Discipline is not a four-letter word

Somewhere along the way the word discipline has, for some, become a four-letter word.  Isn’t discipline a good thing?  Don’t I need discipline to sustain a habit, change my lifestyle, or excel at anything I do.  Isn’t it important that I learn self-discipline so I can monitor my own progress toward any goal.  If I don’t have it or know what it looks like, isn’t it important that I have someone to help guide me there? Now, I know that’s probably not what is often meant when people use the term discipline, but therein lies the problem.  If by discipline you mean punishment then say punishment.  Living in the world of connotation opens the door to misunderstandings even when we actually agree.

I don’t want to move “beyond discipline”; I want discipline, self-regulation and self-control…and I want it for my students.  I certainly want to move “beyond punishment” to engage in more meaningful dialogue to assist students in understanding where things went wrong, how they can restore their relationships, and how to avoid making the same mistake again.

For schools, discipline plans or systems should be designed as instruments of support & inclusion, NOT removal and isolation. The focus should be on teaching what is socially acceptable within the given context and helping students learn what is and is not appropriate. Students are greatly influenced by the parameters outlined by the adults they interact with and are taught, both directly and indirectly, what is socially acceptable. Do we not celebrate coaches who can instill a disciplined atmosphere within their team? Do students not need discipline to prevent themselves from reacting inappropriately while emotionally charged?

Discipline is a good thing; the misuse of discipline – or mistaking punishment for discipline –  doesn’t render the idea of discipline inappropriate or ineffective. Effective school discipline brings a sense of belonging, an atmosphere of inclusion, a feeling of predictability, and a climate of respect.

I Trust your Intentions

Over the better part of the last decade I have had the good fortune of presenting in schools & school districts, and at a variety of workshops & conferences across North America. The topics have varied, but the message has always been similar: Some things in our system need to change or improve and here are some ways in which I think we can accomplish that goal.

Anyone who knows me knows that my presentation style is fairly direct, clear, honest, and focused on what I perceive to be the job at hand.  I believe what I believe, I try to show credible research and examples of why I believe it, and help others understand what it might look like if applied within their context.  Even as a school leader, I’ve never been one to avoid having the conversations, debating the merits of an issue, or guiding someone to feel compelled to move in what I think is the more appropriate direction.

With all of that, there is one thing I try to avoid at all costs and that is questioning a teacher’s intent and telling them how wrong their career has been up until that moment.

I trust your intentions.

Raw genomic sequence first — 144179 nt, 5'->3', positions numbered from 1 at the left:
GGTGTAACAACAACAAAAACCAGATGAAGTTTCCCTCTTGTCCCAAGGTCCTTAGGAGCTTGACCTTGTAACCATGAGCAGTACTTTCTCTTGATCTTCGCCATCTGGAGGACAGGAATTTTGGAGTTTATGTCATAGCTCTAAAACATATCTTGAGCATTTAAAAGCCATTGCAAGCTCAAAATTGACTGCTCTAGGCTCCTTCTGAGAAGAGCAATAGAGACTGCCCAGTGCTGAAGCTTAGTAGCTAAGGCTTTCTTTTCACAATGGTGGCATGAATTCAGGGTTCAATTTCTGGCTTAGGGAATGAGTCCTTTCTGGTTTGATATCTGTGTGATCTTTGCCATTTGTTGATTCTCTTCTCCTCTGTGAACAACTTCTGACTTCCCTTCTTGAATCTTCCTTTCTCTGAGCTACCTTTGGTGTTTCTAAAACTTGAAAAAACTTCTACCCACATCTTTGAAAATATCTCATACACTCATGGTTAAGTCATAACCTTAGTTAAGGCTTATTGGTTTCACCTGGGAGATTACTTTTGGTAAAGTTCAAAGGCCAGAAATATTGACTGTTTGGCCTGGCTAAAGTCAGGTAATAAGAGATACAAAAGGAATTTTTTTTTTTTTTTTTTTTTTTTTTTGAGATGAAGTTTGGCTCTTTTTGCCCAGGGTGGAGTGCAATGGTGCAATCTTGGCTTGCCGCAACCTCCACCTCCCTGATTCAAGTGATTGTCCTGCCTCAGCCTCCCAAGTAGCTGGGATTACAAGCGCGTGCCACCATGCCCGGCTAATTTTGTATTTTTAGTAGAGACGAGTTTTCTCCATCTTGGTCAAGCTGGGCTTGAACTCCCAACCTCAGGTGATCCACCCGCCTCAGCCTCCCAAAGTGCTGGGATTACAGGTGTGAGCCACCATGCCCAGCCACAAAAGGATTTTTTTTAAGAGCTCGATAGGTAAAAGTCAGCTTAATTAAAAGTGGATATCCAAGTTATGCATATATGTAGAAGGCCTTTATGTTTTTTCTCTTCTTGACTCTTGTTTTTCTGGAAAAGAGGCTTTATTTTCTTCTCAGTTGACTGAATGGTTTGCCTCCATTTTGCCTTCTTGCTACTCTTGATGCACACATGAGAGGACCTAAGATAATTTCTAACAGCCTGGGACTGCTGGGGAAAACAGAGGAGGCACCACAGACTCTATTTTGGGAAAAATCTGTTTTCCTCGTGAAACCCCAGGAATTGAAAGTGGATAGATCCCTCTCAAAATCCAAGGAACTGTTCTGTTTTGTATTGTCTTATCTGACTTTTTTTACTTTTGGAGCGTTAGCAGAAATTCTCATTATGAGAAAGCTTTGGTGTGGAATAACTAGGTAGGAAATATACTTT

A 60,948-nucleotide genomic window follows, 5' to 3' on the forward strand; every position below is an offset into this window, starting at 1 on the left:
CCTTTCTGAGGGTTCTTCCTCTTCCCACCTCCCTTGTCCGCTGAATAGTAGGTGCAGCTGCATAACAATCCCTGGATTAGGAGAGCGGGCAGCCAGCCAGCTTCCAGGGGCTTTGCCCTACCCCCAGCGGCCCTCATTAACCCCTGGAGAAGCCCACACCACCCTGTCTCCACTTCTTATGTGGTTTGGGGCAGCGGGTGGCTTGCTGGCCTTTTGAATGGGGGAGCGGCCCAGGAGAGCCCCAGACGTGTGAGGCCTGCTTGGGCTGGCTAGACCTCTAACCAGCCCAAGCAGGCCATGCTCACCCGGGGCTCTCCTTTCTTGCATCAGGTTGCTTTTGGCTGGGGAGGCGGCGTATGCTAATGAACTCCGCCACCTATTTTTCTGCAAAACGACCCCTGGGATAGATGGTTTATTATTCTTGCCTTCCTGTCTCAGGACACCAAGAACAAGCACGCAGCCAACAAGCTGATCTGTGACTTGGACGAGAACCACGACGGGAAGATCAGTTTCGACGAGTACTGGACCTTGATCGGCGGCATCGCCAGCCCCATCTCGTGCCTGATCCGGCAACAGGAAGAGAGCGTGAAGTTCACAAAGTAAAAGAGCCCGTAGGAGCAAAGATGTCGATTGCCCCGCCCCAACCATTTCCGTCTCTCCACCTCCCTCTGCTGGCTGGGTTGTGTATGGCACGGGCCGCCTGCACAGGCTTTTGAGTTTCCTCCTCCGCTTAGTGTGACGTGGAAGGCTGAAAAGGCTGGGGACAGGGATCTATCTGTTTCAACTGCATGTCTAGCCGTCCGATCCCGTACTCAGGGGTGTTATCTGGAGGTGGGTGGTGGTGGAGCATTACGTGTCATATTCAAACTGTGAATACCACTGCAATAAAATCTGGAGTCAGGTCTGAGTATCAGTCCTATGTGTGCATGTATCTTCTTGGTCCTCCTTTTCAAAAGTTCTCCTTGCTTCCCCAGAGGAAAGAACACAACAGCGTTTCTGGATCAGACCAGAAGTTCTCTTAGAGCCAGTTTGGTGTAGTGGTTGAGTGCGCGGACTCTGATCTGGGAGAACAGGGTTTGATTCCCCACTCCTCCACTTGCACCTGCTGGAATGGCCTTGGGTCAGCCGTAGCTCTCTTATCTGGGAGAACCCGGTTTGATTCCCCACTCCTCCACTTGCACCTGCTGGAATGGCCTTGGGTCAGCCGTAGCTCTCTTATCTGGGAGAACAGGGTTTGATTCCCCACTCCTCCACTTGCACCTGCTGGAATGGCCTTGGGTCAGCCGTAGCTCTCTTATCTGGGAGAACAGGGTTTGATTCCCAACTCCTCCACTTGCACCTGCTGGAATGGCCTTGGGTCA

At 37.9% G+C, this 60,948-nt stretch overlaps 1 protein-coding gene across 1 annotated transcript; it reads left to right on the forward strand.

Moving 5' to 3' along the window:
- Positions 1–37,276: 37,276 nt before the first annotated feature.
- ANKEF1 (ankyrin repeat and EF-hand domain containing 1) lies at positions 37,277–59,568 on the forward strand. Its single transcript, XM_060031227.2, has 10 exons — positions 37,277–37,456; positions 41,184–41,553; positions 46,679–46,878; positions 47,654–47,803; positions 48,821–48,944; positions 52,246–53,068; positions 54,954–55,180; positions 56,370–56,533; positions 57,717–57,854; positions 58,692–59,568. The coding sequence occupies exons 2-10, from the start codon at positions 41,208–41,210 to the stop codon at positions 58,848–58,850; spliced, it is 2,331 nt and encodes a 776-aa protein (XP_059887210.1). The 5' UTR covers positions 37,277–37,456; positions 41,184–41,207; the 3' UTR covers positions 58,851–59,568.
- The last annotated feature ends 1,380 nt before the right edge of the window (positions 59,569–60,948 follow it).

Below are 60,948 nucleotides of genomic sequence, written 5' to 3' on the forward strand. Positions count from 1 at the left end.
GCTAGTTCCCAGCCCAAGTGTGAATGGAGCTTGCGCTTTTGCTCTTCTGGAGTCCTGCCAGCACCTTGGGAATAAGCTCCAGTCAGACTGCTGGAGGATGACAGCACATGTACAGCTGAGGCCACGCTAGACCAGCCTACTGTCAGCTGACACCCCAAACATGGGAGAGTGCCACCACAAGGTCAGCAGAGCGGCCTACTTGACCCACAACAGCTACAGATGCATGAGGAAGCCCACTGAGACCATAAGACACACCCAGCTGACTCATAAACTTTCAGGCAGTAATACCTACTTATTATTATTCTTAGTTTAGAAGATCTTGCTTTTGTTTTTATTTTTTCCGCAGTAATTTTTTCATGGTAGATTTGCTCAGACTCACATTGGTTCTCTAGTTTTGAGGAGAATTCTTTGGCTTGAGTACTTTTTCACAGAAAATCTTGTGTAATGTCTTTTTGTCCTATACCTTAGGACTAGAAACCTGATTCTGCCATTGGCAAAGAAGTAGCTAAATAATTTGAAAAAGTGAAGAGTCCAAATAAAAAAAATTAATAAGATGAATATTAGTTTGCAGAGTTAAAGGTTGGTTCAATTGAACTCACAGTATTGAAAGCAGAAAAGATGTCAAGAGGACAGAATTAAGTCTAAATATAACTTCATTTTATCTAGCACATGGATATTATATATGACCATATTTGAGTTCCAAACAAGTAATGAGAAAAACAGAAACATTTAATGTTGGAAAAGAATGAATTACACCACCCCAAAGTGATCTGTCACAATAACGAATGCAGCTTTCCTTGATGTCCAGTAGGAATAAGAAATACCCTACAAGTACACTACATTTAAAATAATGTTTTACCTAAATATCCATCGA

While I might not agree with you and we may – fundamentally – have a completely different view of what is best for our students, I try to avoid being right by proving how wrong you are. I believe that every teacher has the students’ best interest at heart. Whether it is how you develop a positive school climate, how you support students with behavioural challenges, how you assess, grade, and report student progress, or design the instructional experiences for your students, I believe that you believe it is the most effective way to maximize learning. Again, I might not agree with you, but to question your intent, for me, crosses the line. I want what I believe to stand on its own and not rely on simply being the best of the worst; teachers are not inspired by that.

Occasionally, and especially on twitter, I come across 140 character attacks that question the intent of people who have dedicated their careers to teaching and supporting their students.  Words such as malpractice, dangerous, control, power, manipulative, bribery, conspire, and coerce, are thrown around (I’m guessing) for their definitiveness and their shock value.  Bribery as an example, is about coercing people to act in an illegal or immoral way; I don’t know any teachers who do that. It’s easy to have keyboard courage but it’s something else to look people in the eye and inspire them to learn, move, or grow. I’ve come to know – and have experienced several times firsthand – that you don’t need to browbeat people and put them on the defensive in order to create the optimum conditions for change and growth.  Browbeating people through inflammatory language only serves to expose our own insecurities about our convictions, create animosity, and drive people away from the messenger who, in fact, may have a compelling message worth listening to.

Questioning teacher’s intentions cuts to their character and none of us – none – are fully qualified to judge that invisible entity.  I believe many things in our system do need to change and/or evolve, BUT I also believe that 99.99% of the teachers, administrators, district staff, support workers, custodians, secretaries, etc. are doing what they believe is in the best interest of the students in our schools.

Push their thinking, challenge their widely held beliefs, and show them there is a more effective way and they might just feel compelled to listen and follow. Attacking their character and questioning their intent will only lead to them tuning you out and to you becoming white noise.